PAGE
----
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Description The invention described herein relates to the fields of computer science, machine learning, artificial intelligence, pattern recognition, bioinformatics and bioinformation processing. More specifically, the present invention relates to data analysis using artificial neural networks. Even more specifically, the present invention relates to genotyping via supervised training. Recent advances in the field of miniaturization have led to an increase in the speed and efficiency of high-throughput molecular assays. However, when such high-throughput technology is used, manual data analysis is rarely feasible in view of the large number of samples that can be processed during a single experiment. As such, computers play a central role in both the processing and analysis of data generated from high throughput experiments. One area where miniaturization has had a profound effect is in the field of nucleic acid research. In particular, improvements in microarray technology and other comparable high-throughput systems have facilitated vast increases the number of nucleic acid samples that can be simultaneously processed. The field of genotyping has particularly benefited from miniaturization technology. Genotyping is a branch of nucleic acid research in which a set of genetic markers (loci) in an individual are analyzed to determine the individual's genetic composition. In humans and other organisms, the nucleotide sequence of each genetic locus is largely identical between individuals. However, in some loci there exists one or more portions of nucleotides which exhibit some variation between individuals. Two variants of the same genetic locus are referred to as alleles. The most common type of genetic variation among humans and other organisms is the single nucleotide polymorphism (SNP). A SNP is a single nucleotide variation among individuals in a population that occurs at a specific nucleotide position within a locus. In humans, about 1.42 million SNPs are estimated to be distributed throughout the genome and at least 60,000 of these SNPs are thought to be in the coding portions of genes (The International SNP Map Working Group (2001) Due to the large number of DNA samples that are processed using high-throughput technology, automated systems have been heavily utilized to perform many facets of genotyping analyses, including genotype clustering and identification. In such systems where genotyping is automated, it is of paramount importance to have reproducible clusters reflecting whether individuals are homozygous or heterozygous for a particular allele. Depending on the analytical methods used, factors such as, intensity changes, cross-talk between channels, and intensity offsets, if left untreated, can alter the location of genotype clusters, and thereby skew the results of the genotyping analysis. Accordingly, practitioners have used several methods to compensate for factors that affect the proper clustering of genotypes from a genotyped data set. One way in which variation from experimental factors is treated is by normalizing raw genotype data based on a set of external control samples. However, such methods rely on the assumption that the nature of the controls do not change from sample to sample. Because this assumption is not usually true, normalization with external controls provides only a marginally effective means to limit data variation. Furthermore, on occasion normalizing using external controls can deteriorate the quality of the data. As such, there is need to provide an improved method for normalizing genotyping data. Another issue associated with automated genotyping systems is that highly accurate genotype calling is not always achieved. For example, one way to evaluate genotype data is by comparing the signal intensity of one allele against another. After normalization, the data points are typically subjected to some form of cluster analysis whereby the data set is divided into specific regions (clusters) each of which are assigned to a specific genotype. However, very few robust methods of accurate genotype clustering currently exist. Problems are often due to the fact that certain alleles occur at low frequencies and because biological samples are not necessarily representative of a natural population. As such, it is often times difficult to identify whether a particular genotype is represented in the data set (i.e., determine whether one or more clusters are missing), and if not present, where a missing genotype would lie in relation to other genotypes (i.e., predict the location of missing clusters). In cluster-based genotype analysis, improving cluster identification greatly improves the accuracy of genotype calls. Accordingly, there is a need for improved methods of analyzing genotyping data to accurately define, and if necessary, predict genotype clusters. Some embodiments of the present invention relate to overcoming or alleviating difficulties and/or deficiencies that are associated with methods of data analysis such as genetic analysis. Another embodiment of the present invention relates to improving or replacing certain currently used methods for normalizing data. Further embodiments of the present invention relate to methods and systems for normalizing data without the use of external controls. In such embodiments, the data is normalized by selecting points within the actual data set as a reference then transforming the entire data set such that all of the data points are normalized with respect to each other. In certain embodiments of the present invention, the data that is normalized is genotyping data. Another embodiment of the present invention relates to improving certain currently used methods for evaluating data by cluster-based data analysis. Further embodiments of the present invention relate to systems and methods for genotyping using an artificial neural network. In some genotyping embodiments, an artificial neural network is employed in determining genotype clusters (cluster determination). In other genotyping embodiments, an artificial neural network is employed in computing the probability of a biological sample having a particular genotype (score computation). In still other embodiments, an artificial neural network is used for cluster determination and score computation. Some embodiments of the present invention relate to methods and systems for analyzing cluster data using an artificial neural network. Many of the methods described herein permit rapid supervised and/or unsupervised training of the neural network so as to achieve rapid and accurate analysis of the input data. Some embodiments of the present invention relate to methods and systems for genotyping using an artificial neural network. In such embodiments, more than one artificial neural network may be used for particular genotyping tasks. For example, an artificial neural network can be used to determine whether certain genotype clusters are missing from a data set. If one or more genotype clusters are missing, the neural network can be used to predict the location of the missing cluster and to define its boundaries as a function of probability. Artificial neural networks can also be used to assign genotyping data, which is obtained from the analysis of a biological sample, to appropriate genotype clusters. Embodiments of the present invention also relate to normalizing data without using external controls. In such embodiments, actual data from the data set is used to generate a reference data set. The entire data set can then be transformed with respect to the internally generated reference set. It will be appreciated that the artificial neural network-based cluster analysis processes and systems described herein, and the normalization methods can be applied to many different types of cluster data which includes, but is not limited to, genotyping data, gene expression data, data from case control studies or quality control data. As used herein, the term “genetic data” is intended to mean information correlating at least one signal with the presence or amount of a nucleotide sequence in a cell. Exemplary genetic data includes, without limitation, data from a genotyping assay, mutation detection assay, gene expression assay or the like. Exemplary signals include, without limitation, a signal from a labeled probe used to detect a nucleotide sequence such as a fluorescent or luminescent signal or an electronic signal stored in a computer readable memory. As used herein, the term “locus” is intended to mean the position of a marker in a nucleic acid sequence. The nucleic acid sequence can be a sequence of a molecule such as a chromosome. The nucleic acid sequence can also be a sequence in a database such as a genome sequence and can be a particular build or version of a genome sequence. The term is intended to encompass positions on a nucleic acid expressed or otherwise derived from a source genomic DNA, wherein the position can be determined on the source genomic DNA. Exemplary markers encompassed by the term include, but are not limited to, genes, single nucleotide polymorphisms (SNPs), mutations, nucleotide sequences of defined composition and/or length, introns, exons, or restriction sites. As used herein, the term “allele” is intended to mean one of two or more alternative forms of a marker at a locus. The invention can be used for analysis of loci having two alleles (bi-allelic loci) or loci having higher numbers of alleles including, for example, 3 alleles, 4 alleles or 5 alleles. Typically, an allele is associated with a particular trait such as a phenotype. A plurality of alleles can constitute a genotype. A genotype can include, for example, at least about 2, 5, 10, 50, 100, 500, 1000, 10,000 or more alleles As used herein, the term “coordinate system” is intended to mean a representation relating points in a space of given dimensions. A representation included in the term can be in a graphical format. However, the representation need not be graphical and can be any of a variety of other known formats including, for example, a table or format used in computer readable memory. Exemplary coordinates useful in the invention include, without limitation, Cartesian coordinates or polar coordinates. Dimensions useful in a coordinate system of the invention can include, for example, a linear, log (base 2, 10, e or others), Box-Cox, square-root or arc tangent scale. As used herein, the term “signal value” is intended to mean a number correlating the level of a detected molecule with a detected characteristic of the molecule. A level of a detected molecule can be binary such that the signal value indicates presence or absence of the detected molecule, for example, without indicating the amount of the molecule that is present. Alternatively, the level can correlate with the amount of molecule detected such as a signal intensity value. A signal value can be represented as a point in a coordinate system. A signal value can be included in a signal value scatter point having coordinates corresponding to signal values for 2 or more alleles when plotted in a scatter plot having axes corresponding to signal values for the two or more alleles. As used herein, the term “sweep points” is intended to mean a set of points that are spaced according to a defined function along a line or curve. The line can be an axis of a coordinate system. Alternatively the line can cross through the origin of a coordinate system at a desired angle including, for example, a 30°, 45° or 60° angle. As used herein, the term “control point” is intended to mean a signal value upon which normalization is based. A control point can be a signal value that is closest to a particular sweep point in a set of signal values. As used herein, the term “set point” is intended to mean the location on a line to which a control point is transferred when determining parameters of a registration transformation equation. The location to which a set point is transferred can be, for example, on an axis of a coordinate system. As used herein, the term “cluster” is intended to mean a plurality of individual entities grouped together according to at least one similar property. Exemplary similar properties that can be used to group entities include, without limitation, proximity when related in a given coordinate system or presence of at least one of the same alleles. A further similar property for a plurality of entities can be common exclusion of those entities from a second cluster or cluster location. As used herein, the term “location,” when used in reference to a cluster, is intended to mean a portion of a coordinate system that specifies points that are or should be included in the cluster. A location for a missing cluster can be specified, for example, according to the coordinates or limits specifying points that would be present in the cluster whether the points are present in a plot or not. Inclusion of points in a cluster can be specified, for example, by a probability function. Thus, a location can be, but need not be, defined by an absolute boundary or limit. As used herein, the term “cluster model” is intended to mean a representation of spatial or relational limits for members of a group in a coordinate system. Spatial limits in a coordinate system can include, for example, one or more coordinates specifying an area of inclusion or exclusion, one or more coordinates specifying a maximum value or minimum value, or a probability that one or more coordinates do or do not belong to a particular group. A relational limit in a coordinate system can include, for example, a distance between two points, the absolute location of points, the context-dependent position of points, or the distance or similarity between groups of two or more points (e.g., Mahalanobis distance). As used herein, the term “fit,” when used in reference to a cluster model and genetic data, is intended to mean a measure of the extent to which the cluster model accurately groups the data into at least one cluster. As used herein, the term “best fit,” when used in reference to a cluster model and genetic data, is intended to mean a cluster model that groups the genetic data into at least one cluster more accurately than at least one other cluster model. The invention provides a genotyping system. The system can include one or more of the following (a) an array reader configured to detect signals from separate locations on an array substrate; (b) a computer processor configured to receive signal values from the array reader; (c) a normalization module including commands for (i) reading the signal values; (ii) identifying a set of sweep points for the signal values in a coordinate system; (iii) identifying a set of control points, the control points including at least a subset of the signal values that are proximal to the sweep points; (iv) determining parameters of a registration transformation equation based on the control points; and (v) transforming the signal values according to the registration transformation equation and the parameters, thereby providing normalized genetic data; and (d) a clustering module including commands for (i) reading the normalized genetic data; (ii) comparing fit of the normalized genetic data to each of a plurality of cluster models using an artificial neural network, thereby determining a best fit cluster model; and (iii) assigning the signal values to at least one cluster according to the best fit cluster model, wherein if the best fit cluster model contains at least one actual cluster and at least one missing cluster, then using a second artificial neural network to propose a location for the at least one missing cluster. Main system Computer system Processor In some embodiments, program modules included in main system It will be appreciated that main system In outlier removal step Subsequent to normalization step The systems and methods of the invention are exemplified herein with respect to genotyping data for purposes of illustration. Those skilled in the art will recognize that similar methods can be applied to other types of data including, for example, genetic data such as gene expression data or other data obtained from nucleic acid probe arrays and/or multiplexed nucleic acid detection assays. One of ordinary skill in the art will understand that the processes and systems of the present invention can be implemented for use with various devices and methods that are used to produce genotyping data. An exemplary method involves the use of microarrays and differentially labeled allele-specific nucleic acid probes. Another example, which is described below, is a genotyping system which utilizes fluorescent labels and fiber optics to transmit data signals to the main system In some embodiments, a method or system of the invention is used to analyze a plurality of genetic loci from one or more individuals detected in a multiplexed assay. The number of loci used in the invention can be at least 2, 5, 10, 50, 100, 500, 1000, 1×10 Multiplexed genetic analyses can be carried out on an array. An array useful in the invention can be any population of different probe molecules that are attached to one or more substrates such that the different probe molecules can be differentiated from each other according to relative location. Accordingly, in a genetic assay, such as those set forth in further detail below, signals arising from each location are indicative of the levels of particular alleles due to interaction of probes with target allele sequences. An array can include different probe molecules that are each located at a different addressable location on a substrate. Alternatively, an array can include separate substrates each bearing a different probe molecule, wherein the different probe molecules can be identified according to the locations of the substrates on a surface to which the substrates are attached or according to the locations of the substrates in a liquid. Exemplary arrays in which separate substrates are located on a surface include, without limitation, those having beads in wells as described, for example, in U.S. Pat. No. 6,355,431 B1, U.S. 2002/0102578 and PCT Publication No. WO 00/63437. Exemplary formats that can be used in the invention to distinguish beads in a liquid array, for example, using a microfluidic device, such as a fluorescent activated cell sorter (FACS), are described in U.S. Pat. No. 6,524,793. Further examples of arrays that can be used in the invention include, without limitation, those described in Butte, An exemplary high density array that can be used is an array of arrays or a composite array having a plurality of individual arrays that is configured to allow processing of multiple samples. Such arrays allow multiplex detection of large pluralities of target loci and/or interrogation of large populations of probes. Exemplary composite arrays that can be used in the invention are described in U.S. Pat. No. 6,429,027 and U.S. 2002/0102578. In particular embodiments, each individual array can be present within each well of a microtiter plate by attachment to the well or temporary introduction to the well. Thus, depending on the size of the microtiter plate and the size of the individual array, very high numbers of assays can be run simultaneously; for example, using individual arrays of 2,000 probes and a 96 well microtiter plate, 192,000 assays can be performed in parallel; the same number of probes in each well of a 384 microtiter plate yields 768,000 simultaneous assays, and in a 1536 microtiter plate gives 3,072,000 assays. An array useful in the invention can be made by any of a variety of methods known in the art. In a particular embodiment, the surface of a substrate can be modified to contain chemically modified sites that are useful for attaching, either-covalently or non-covalently, probe molecules or particles having attached probe molecules. Alternatively, nucleic acid probes can be attached by sequential addition of nucleotide units to synthesize the nucleic acid in situ. Exemplary methods of array manufacture include, without limitation, ink-jet printing methods as described, for example, in U.S. Pat. Nos. 5,981,733; 6,001,309; 6,221,653; 6,232,072 or U.S. Pat. No. 6,458,583; spotting techniques such as those described in U.S. Pat. No. 6,110,426; photolithographic synthesis methods such as those described in U.S. Pat. No. 6,379,895 or U.S. Pat. No. 5,856,101; bead assembly methods as described in U.S. Pat. No. 6,429,027 and U.S. 2002/0102578 or printing method utilizing a mask as described in U.S. Pat. No. 6,667,394. Any of a variety of assays can be used to detect alleles or other genetic markers in a method of the invention. In particular embodiments, target nucleic acids bearing markers can be hybridized to probes of an array and signals arising as a result of hybridization detected. In particular embodiments, a marker can be detected based on the presence of a probe, SNP bearing target or both in a hybrid occurring at a particular location of an array, without subsequent modification of the hybrid species. For example, a pre-labeled gDNA fragment having a particular SNP (indicative of a particular allele) can be identified based on presence of the label at a particular array location where a probe nucleic acid complementing the SNP resides. In particular embodiments, arrayed nucleic acid probes can be modified while hybridized to target nucleic acids, thereby allowing detection. Such embodiments include, for example, those utilizing allele-specific oligonucleotide hybridization, allele-specific primer extension (ASPE), single base extension (SBE), oligonucleotide ligation amplification (OLA), rolling circle amplification (RCA), extension ligation (GoldenGate™), invader technology, probe cleavage or pyrosequencing as described in U.S. Pat. No. 6,355,431 B1 or U.S. Ser. No. 10/177,727. The GoldenGate™ assay can be carried out as described in Shen et al., In the above-exemplified GoldenGate™ assay the dye-labeled amplified ligated probe products can bind to array The next step shown for process The number of distinct loci represented in a data set will depend on the number of individual positions in the array and on other assay conditions, for example, in the case of the GoldenGate™ assay the number of ligation probe sets utilized in the extension phase of the genotyping procedure. In theory, a multitude of different ligation probe sets, each of which corresponds to one of the 1.42 million SNPs that are estimated to be present in the human genome, are available for genotyping. In particular embodiments, one to several thousand ligation probe sets can be used. In a typical example, the number of ligation probe sets used in the extension phase can be approximately 30–50 times less than the number of positions available in an array. This permits a 30 to 50-fold redundancy in signal that is generated from each locus. This high redundancy can increase statistical confidence in the measurement of allele frequency at each locus. Thus, a method of the invention can include detection and manipulation of redundant signal values for alleles at a locus. For example, signals from redundant array locations can be averaged, summed or otherwise combined as described in WO 00/60332. With reference to the exemplary process set out in Outliers can be removed using methods based on determining the Mahalanobis distance as described, for example, in Dunagan et al., After outlier removal step Accordingly, the invention provides a method of normalizing genetic data for n loci, wherein n is an integer greater than one. The method includes the steps of (a) obtaining genetic data including n sets of first and second signal values related in a coordinate system, wherein the first and second signal values are indicative of the levels of a first and second allele, respectively, at n loci; (b) identifying a set of sweep points in the coordinate system; (c) identifying a set of control points, the control points including at least a subset of the signal values that are proximal to the sweep points; (d) determining parameters of a registration transformation equation based on the set of control points; and (e) transforming the n sets of first and second signal values according to the registration transformation equation and the parameters, thereby normalizing the genetic data. In some embodiments of the present invention, data is normalized without the use of external controls. In particular, data is normalized by selecting control points within the actual data set as a reference and then transforming the entire data set according to a registration transformation equation such that all of the data points are normalized with respect to parameters determined for the control points. As set forth in further detail below, parameters of a registration transformation equation can be determined based on the change in location for the control points once projected to set point locations on a reference line or curve. Typically, the set of control points, and thus set points, is smaller in number than the actual data set of signal value scatter points. For example, the number of control points can be at most 1%, 2%, 5%, 10%, 15%, 25% or 50% of the number of signal value scatter points. Alternatively, if desired, the methods can be carried out using a set of control points that is equivalent in number to the number of signal value scatter points. Sweep points can be acquired by identifying a sweep reference line or sweep reference curve passing through a coordinate system and determining an upper limit for the line or curve. The upper limit can be a point on or near the sweep reference line or curve that is greater than or equal to any other signal value on or near the line or curve. However, the upper limit need not be the absolute maximum in a data set and can be, for example, a quasi-maximum point, such as, the point that occurs N points away from the absolute maximum point, or the point that occurs at the Mth percentile ranking compared to the values of all the points in the data set. Similarly, a lower limit can be identified on the sweep reference line or curve. If desired the lower limit can be the origin of the coordinate system such as zero in the case of a Cartesian coordinate system. In particular embodiments, the sweep reference line can be an axis of the coordinate system. Sweep points can be located along both axes, if desired. In other cases it may be useful to use one or more non-axis lines that cross through the origin of a coordinate system at a desired angle. If desired, the angle of the line can be selected such that the line will cross through the expected location for a particular cluster. For example, lines that cross through the origin at a 30°, 45° or 60° angle will cross through the expected locations for the two homozygous clusters and the heterozygous cluster when bi-allelic genotyping data is plotted in a Cartesian coordinate system in which bi-allelic signal value scatter points are plotted. A sweep of intensities between the lower and upper limits on the sweep reference curve or line can then be conducted to locate a predetermined number of sweep points falling on the line or curve. Sweep points can then be spaced along the sweep reference line or curve in a manner selected from the group consisting of linear, log-linear and non-linear. Those skilled in the art will know or be able to determine a desirable spacing based on the data distribution, for example, linear, log-linear or non-linear spacing is typically used when the distribution of signal values or signal value scatter points is linear, log-linear or non-linear, respectively. In some embodiments, the number of sweep points is equal to three. However, the number of sweep point can be greater than 3. Increasing the number of sweep points increases the number of control points that are identified, thereby reducing the estimation error of the transformation matrix used for normalization. Thus, the number of sweep points can be at least 4, 5, 6, 7, 8, 9, 10, 20, 25, 50, 75, 100 or higher up to and including the number of signal values in the data set being analyzed. The next step shown for process In some applications, the process for determination of the closest points, if not designed carefully, can be of order O(n After the control points are identified in step Once the location of the set points has been determined in step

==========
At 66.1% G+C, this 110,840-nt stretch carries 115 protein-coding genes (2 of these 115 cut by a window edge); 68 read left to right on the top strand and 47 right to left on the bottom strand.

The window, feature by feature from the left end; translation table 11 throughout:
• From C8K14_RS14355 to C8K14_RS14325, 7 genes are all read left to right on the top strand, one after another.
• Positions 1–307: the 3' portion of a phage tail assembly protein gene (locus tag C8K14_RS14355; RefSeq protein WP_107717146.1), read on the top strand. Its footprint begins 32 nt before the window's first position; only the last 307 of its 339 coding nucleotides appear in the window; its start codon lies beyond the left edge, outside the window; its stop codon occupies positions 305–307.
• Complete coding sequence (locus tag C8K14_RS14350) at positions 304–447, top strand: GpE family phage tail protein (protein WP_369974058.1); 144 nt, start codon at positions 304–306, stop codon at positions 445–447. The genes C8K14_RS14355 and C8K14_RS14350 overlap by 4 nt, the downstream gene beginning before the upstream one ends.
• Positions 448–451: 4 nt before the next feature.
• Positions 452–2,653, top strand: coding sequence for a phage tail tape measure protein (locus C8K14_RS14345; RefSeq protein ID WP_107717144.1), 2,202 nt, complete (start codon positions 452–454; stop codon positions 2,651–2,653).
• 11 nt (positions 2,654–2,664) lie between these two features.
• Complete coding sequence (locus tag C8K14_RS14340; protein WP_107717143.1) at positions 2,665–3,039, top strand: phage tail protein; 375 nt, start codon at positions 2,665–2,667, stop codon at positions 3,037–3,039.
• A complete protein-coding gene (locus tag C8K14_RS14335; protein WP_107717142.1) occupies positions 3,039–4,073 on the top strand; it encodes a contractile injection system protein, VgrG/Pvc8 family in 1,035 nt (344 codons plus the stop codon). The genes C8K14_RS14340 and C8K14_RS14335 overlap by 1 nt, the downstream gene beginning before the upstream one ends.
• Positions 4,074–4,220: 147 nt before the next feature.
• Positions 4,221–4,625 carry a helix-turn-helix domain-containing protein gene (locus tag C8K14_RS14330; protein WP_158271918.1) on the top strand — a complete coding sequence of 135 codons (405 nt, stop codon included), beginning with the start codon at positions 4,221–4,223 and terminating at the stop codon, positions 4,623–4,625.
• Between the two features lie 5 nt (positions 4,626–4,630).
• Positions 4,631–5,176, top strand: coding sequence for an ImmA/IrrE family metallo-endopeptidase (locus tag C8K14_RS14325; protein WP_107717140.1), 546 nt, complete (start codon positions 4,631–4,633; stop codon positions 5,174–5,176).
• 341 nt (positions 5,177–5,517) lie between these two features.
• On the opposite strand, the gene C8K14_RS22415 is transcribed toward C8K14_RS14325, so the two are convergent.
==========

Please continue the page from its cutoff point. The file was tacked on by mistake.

The Affine transformation is responsible for projecting the control points onto the set points. This makes the normalization task resemble an image registration task, which uses fiducial points. In preferred embodiments, the Affine transformation allows for 6 degrees of freedom—Xoffset, Yoffset, Xscale, Yscale, Xshear, and Yshear. After the Affine transformation, the set of projected data points becomes the set of normalized values. In particular embodiments of the invention, the transformation step A registration transformation equation used in a normalization method can include other global registration methods, such as, linear conformal transformation, projective transformation or polynomial transformation. Linear conformal transformation can include, for example, translation, rotation or scaling operations. Projective transformation is similar to affine transformation with the additional step of perspective convergence or divergence. Polynomial transformation can include a linear transformation of a given polynomial order such as orders of 2, 3 or 4 depending upon the desired fit of the transformation equation to the data being normalized. Typically, the number of sets of control points identified in a method of the invention is equivalent to the number of dimensions in the coordinate system. For example, two sets of control points can be identified when signal values for bi-allelic loci are evaluated in a two dimensional coordinate system. For coordinate systems having more dimensions more sets of control points can be identified. For example, three sets of control points can be identified when signals for three allele loci are evaluated in a three dimensional coordinate system. Accordingly, the normalization methods can include identification of multiple sets of sweep points, control points or set points, including, for example, 2, 3, 4 or more sets. The number of sets of points can differ from the number of dimensions on a coordinate system if desired. A method of the invention can further include a step of balancing sets of signal values by a signal transformation, thereby balancing the probability function for the distribution of the sets of signal values as a function of signal intensity. Balancing is typically carried out to make the skew of a probability density function as close as possible to zero. This usually makes the distributions more Gaussian-like, and thus opens up possibilities for simple parametric models. Balancing can be carried out to remove skew in the data or in some embodiments can be carried out to produce a normal distribution. Exemplary signal transformation methods that can be used include, for example, logarithm, arctangent, and Box-Cox signal transformations. Once the data has been normalized, any remaining outliers can be removed. Outlier removal, which is shown in The process Other measures such as y/(y+x) can also be used in lieu of the above theta function. Process It will be appreciated that steps Although the use of modified polar coordinates have been exemplified above, it will be appreciated that normal polar coordinates or other coordinate systems can also be utilized in the methods or systems disclosed herein. For each locus, normalized data that has been converted to polar coordinates can be used to determine the locations of genotype clusters. As will be described in detail below, clusters can be defined by evaluating different cluster models with the data set and determining the fit by using parameters that are extracted from the data set to calculate a score. The model that best fits the data can be selected and, if necessary, the location of any missing clusters can be predicted based on the parameters used to obtain the best fit model. At the end of the process, a genotype profile for each locus that best fits the observed data can be reported. In some embodiments of the present invention, the clustering and scoring processes are implemented using an artificial neural network. Thus, before describing the clustering process, features of artificial neural networks for use in clustering and score computation are described. Artificial Neural Networks (ANN) The systems and methods of the present invention can employ an artificial neural network to analyze cluster data. In particular embodiments, the ANN is used to analyze genetic data, such as signal values indicative of the levels of alleles in a sample to be genotyped. Generally, there are two ways in which an ANN can be implemented in an analytical system. The first method is through the use of a software-based simulator for use on a general purpose computer. An alternative method is to provide the ANN as hardware. Regardless of the implementation, there are a number of ANN architectures that have been developed and are now widely available in the art. Some ANNs require class labels or target values (that is, supervised instruction using training data) while other ANNs perform without class labels or target values (unsupervised learning). A supervised learning recursive net, unsupervised learning feedback net or feedforward net can be used in the methods and systems disclosed herein. One commonly used ANN is a multilayer feedforward (that is, unidirectional arcs joining nodes and no cycles) net using a backpropagation of error algorithm. Typically, feedforward ANNs include an input layer of neurons, an output layer of neurons and one or more hidden layers of neurons which lie between the input and output layers. Backpropagation of error requires a teacher who knows the correct output for any input (supervised learning) and this algorithm uses gradient descent on the error to train the weights. Typically, the teacher is a human. Learning using backpropagation involves two phases. In the first phase, input parameters can be fed into the input neurons. The output neurons produce a result which may differ from the known actual result. Any difference between the known result and the output result can be used to compute an error signal for the output nodes. In the second phase, the error signal can be passed back through all nodes and weight changes made. According to the gradient descent algorithm, weights are updated proportional to the steepest gradient. Other training methods that can be used include, for example, a Levenberg-Marquardt method, or Bayesian network. Training of an ANN can be terminated prior to the point where the network begins to memorize the training data (that is, prior to overfitting). This is one way that can be used to achieve regularization. Another method of achieving regularization that is useful in the invention is the method known in the art as early stopping. Regularization methods, for example, weight decay, are aimed at limiting the complexity on the network so that it is unable to learn peculiarities. Early stopping, at the name suggests, is a method by which training is terminated prior to memorization. Network training is often stopped (1) when the number of training cycles reaches a predetermined value; (2) when the error drops below a specific value or (3) when the slope of the gradient reaches a certain value or a specific percentage of its maximum slope during the initial decay phase (Kermani, et al. (1994) Although other types of ANNs are available, for example radial bias networks, feedforward networks using a backpropagation of error algorithm comprise the majority of ANNs used in published and practical applications. A number of improvements have been made in backpropagation technology so as to overcome obstacles such as slow learning and problems with local minima. Some embodiments of the systems and methods described herein comprise an ANN that has the ability to analyze clustering data after a period of supervised learning which does not result in the memorization of the training data. In a preferred embodiment, the ANN is a three-layer feedforward ANN (multi-level perceptron). Regularization is performed via shared weights, weight-norm minimization and sparse connectivity. It will be appreciated that the exact architecture of the ANN employed in the systems and methods described herein can be modified from that exemplified above. One of ordinary skill in the art will recognize that various modifications, substitutions additions and/or deletions can be made while maintaining the ability of the ANN to perform its intended function. In some embodiments of the present invention, an ANN which performs a clustering and/or scoring analysis is trained using an evolutionary algorithm. In a particular embodiment, the ANN is trained using a genetic algorithm. In yet another embodiment, an ANN, such as the ANN depicted in -